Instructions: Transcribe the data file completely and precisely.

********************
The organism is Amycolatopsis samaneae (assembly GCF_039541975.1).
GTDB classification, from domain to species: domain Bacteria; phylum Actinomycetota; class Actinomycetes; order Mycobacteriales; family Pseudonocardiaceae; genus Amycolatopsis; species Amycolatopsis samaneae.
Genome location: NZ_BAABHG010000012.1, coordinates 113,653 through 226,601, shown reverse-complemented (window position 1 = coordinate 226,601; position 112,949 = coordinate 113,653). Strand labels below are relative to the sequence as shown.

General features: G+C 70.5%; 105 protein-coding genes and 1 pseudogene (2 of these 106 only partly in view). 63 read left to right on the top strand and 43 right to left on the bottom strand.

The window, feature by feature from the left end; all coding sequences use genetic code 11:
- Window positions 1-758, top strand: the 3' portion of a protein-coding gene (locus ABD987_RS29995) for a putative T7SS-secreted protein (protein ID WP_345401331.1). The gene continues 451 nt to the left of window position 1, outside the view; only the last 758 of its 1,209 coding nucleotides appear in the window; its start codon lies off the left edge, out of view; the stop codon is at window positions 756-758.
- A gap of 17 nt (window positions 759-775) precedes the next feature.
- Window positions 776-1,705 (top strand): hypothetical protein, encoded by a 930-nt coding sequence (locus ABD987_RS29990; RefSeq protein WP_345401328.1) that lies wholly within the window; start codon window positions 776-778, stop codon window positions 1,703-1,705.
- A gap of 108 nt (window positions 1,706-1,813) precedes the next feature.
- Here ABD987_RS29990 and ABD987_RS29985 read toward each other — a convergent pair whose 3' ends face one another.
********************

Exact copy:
The organism is Amycolatopsis samaneae (assembly GCF_039541975.1).
GTDB classification, from domain to species: domain Bacteria; phylum Actinomycetota; class Actinomycetes; order Mycobacteriales; family Pseudonocardiaceae; genus Amycolatopsis; species Amycolatopsis samaneae.
Genome location: NZ_BAABHG010000012.1, coordinates 113,653 through 226,601, shown reverse-complemented (window position 1 = coordinate 226,601; position 112,949 = coordinate 113,653). Strand labels below are relative to the sequence as shown.

General features: G+C 70.5%; 105 protein-coding genes and 1 pseudogene (2 of these 106 only partly in view). 63 read left to right on the top strand and 43 right to left on the bottom strand.

The window, feature by feature from the left end; all coding sequences use genetic code 11:
- Window positions 1-758, top strand: the 3' portion of a protein-coding gene (locus ABD987_RS29995) for a putative T7SS-secreted protein (protein ID WP_345401331.1). The gene continues 451 nt to the left of window position 1, outside the view; only the last 758 of its 1,209 coding nucleotides appear in the window; its start codon lies off the left edge, out of view; the stop codon is at window positions 756-758.
- A gap of 17 nt (window positions 759-775) precedes the next feature.
- Window positions 776-1,705 (top strand): hypothetical protein, encoded by a 930-nt coding sequence (locus ABD987_RS29990; RefSeq protein WP_345401328.1) that lies wholly within the window; start codon window positions 776-778, stop codon window positions 1,703-1,705.
- A gap of 108 nt (window positions 1,706-1,813) precedes the next feature.
- Here ABD987_RS29990 and ABD987_RS29985 read toward each other — a convergent pair whose 3' ends face one another.